Arizona softball season is over, so it’s time to hand out some awards to the team’s best performers in 2019.
Offensive player of the year — Jessie Harper
Harper upped her power while improving her patience in her junior season, batting .333 with career highs in homers (29), RBI (70), and walks (20). The junior led the NCAA in long balls and needs to hit a doable 27 homers in her senior season to claim UA’s all-time home runs record, currently held by Katiyana Mauga.
Defensive player of the year — Alyssa Palomino-Cardoza
After spending her sophomore season at first base, APC returned to center field as a junior and looked like she never left.
Not only did she go the entire season without making an error, Palomino-Cardoza showed incredible range, despite tearing both her ACLs earlier in her UA career. She made diving catches, catches over her shoulder, catches at the wall, and everything in between. She had four assists too.
Pitcher of the year — Taylor McQuillin
McQuillin saved her best for last, posting a career-low 1.52 ERA as a senior. The left-hander flashed an improved changeup and showed more confidence in the circle, unafraid to attack both sides of the plate, which manifest into lower home-run rates.
McQuillin shined when it mattered most too, outdueling Washington ace Taran Alvelo to lead the Wildcats to their first Women’s College World Series win since 2010.
Top newcomer — Rylee Pierce
Pierce was immediately penciled in as Arizona’s starting first baseman from the moment she transferred in from Missouri. The former All-SEC talent hit .266 with eight homers and 23 RBI in her lone season with the Wildcats, a pretty sharp regression from the .335 batting average she posted with the Tigers as a junior.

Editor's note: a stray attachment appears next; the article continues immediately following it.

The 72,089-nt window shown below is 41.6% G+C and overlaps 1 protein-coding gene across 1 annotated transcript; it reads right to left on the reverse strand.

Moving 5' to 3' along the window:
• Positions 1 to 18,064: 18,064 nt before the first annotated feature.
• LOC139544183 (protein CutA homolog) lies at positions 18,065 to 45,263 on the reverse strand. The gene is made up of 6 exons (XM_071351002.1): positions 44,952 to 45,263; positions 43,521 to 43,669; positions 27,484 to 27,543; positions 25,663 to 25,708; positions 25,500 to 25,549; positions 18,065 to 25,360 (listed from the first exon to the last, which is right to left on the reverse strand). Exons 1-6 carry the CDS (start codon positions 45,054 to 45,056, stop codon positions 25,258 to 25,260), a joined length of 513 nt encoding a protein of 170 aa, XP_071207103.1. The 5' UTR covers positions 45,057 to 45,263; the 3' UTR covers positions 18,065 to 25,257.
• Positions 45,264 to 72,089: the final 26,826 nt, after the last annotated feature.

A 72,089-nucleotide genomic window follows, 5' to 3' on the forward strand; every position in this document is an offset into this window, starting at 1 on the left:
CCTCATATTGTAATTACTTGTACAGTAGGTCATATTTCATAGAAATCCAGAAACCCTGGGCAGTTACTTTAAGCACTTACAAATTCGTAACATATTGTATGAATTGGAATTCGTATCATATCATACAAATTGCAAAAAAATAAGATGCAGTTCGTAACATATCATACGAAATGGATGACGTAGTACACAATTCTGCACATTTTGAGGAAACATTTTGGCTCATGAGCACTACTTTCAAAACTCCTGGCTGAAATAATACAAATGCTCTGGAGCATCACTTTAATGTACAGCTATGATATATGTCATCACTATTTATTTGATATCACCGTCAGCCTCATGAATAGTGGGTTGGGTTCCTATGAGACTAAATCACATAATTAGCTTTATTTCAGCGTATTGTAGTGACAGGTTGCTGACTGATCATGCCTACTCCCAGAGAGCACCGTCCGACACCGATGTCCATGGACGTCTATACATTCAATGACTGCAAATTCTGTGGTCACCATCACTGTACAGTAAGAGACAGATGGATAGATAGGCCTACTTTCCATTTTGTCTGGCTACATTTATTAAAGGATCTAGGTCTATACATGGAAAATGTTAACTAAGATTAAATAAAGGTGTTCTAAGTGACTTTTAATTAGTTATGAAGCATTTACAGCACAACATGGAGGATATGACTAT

But the senior seemed to fit seamlessly with her new team and even took on a leadership role, which isn’t easy for a transfer to do. Pierce will be staying on with the Wildcats next season as an undergraduate assistant.
Breakout player of the year — Peanut Martinez
Martinez only played in two games as a freshman, but wound up starting 45 as a sophomore, emerging as Arizona’s top corner outfielder. The speedy slapper hit. 280 with two homers and 20 RBI, usually hitting in the No. 8 spot.
The best part of Martinez’s game is her defense. She can cover a lot of ground and might have the strongest arm on the team. Don’t let the nickname Peanut fool you.
Most improved player — Malia Martinez
The third baseman hit .339 with 14 homers and 57 RBI as a junior, after hitting .262 with four homers and 23 RBI as a sophomore. Meanwhile, her defense remained as strong as ever, making her one of Arizona’s top five position players.
Most versatile player — Hanah Bowen
Bowen stepped up in a pinch by taking over at second base when Reyna Carranco broke her hand late in the regular season. Bowen tallied nine hits in her first nine starts, including a critical homer in a win at UCLA.
Bowen also posted a 0.48 ERA in 29 innings, making a claim to be Arizona’s third-best pitcher and someone who can help the Wildcats replace McQuillin next season.
Best bench player — T Statman
The senior did make her fair share of starts as the designated player (25), but she really excelled in pinch-hit duty, with four hits in nine at-bats. One of them was a clutch two-run single that led the Wildcats to a win over Auburn in Regionals.
Game of the year — Series-opening win at UCLA
The victory in Westwood on May 9 snapped a five-game losing streak to the Bruins, all but ensured Arizona would be a top-8 seed in the NCAA Tournament and, most importantly, instilled some confidence in the Wildcats heading into the postseason, which they were sorely lacking.
Prior to that win over UCLA, the Wildcats had lost four of their last five, including getting swept at home by Washington. It was a true turning point in the season.
Play(s) of the year — Palomino-Cardoza’s seventh inning at UCLA
Palomino-Cardoza was the hero in the aforementioned game. The redshirt junior blasted a two-run homer in the top of the seventh to give the Wildcats a 5-3 lead, then made an incredible diving catch in the bottom half of the frame to help hold off a UCLA rally.
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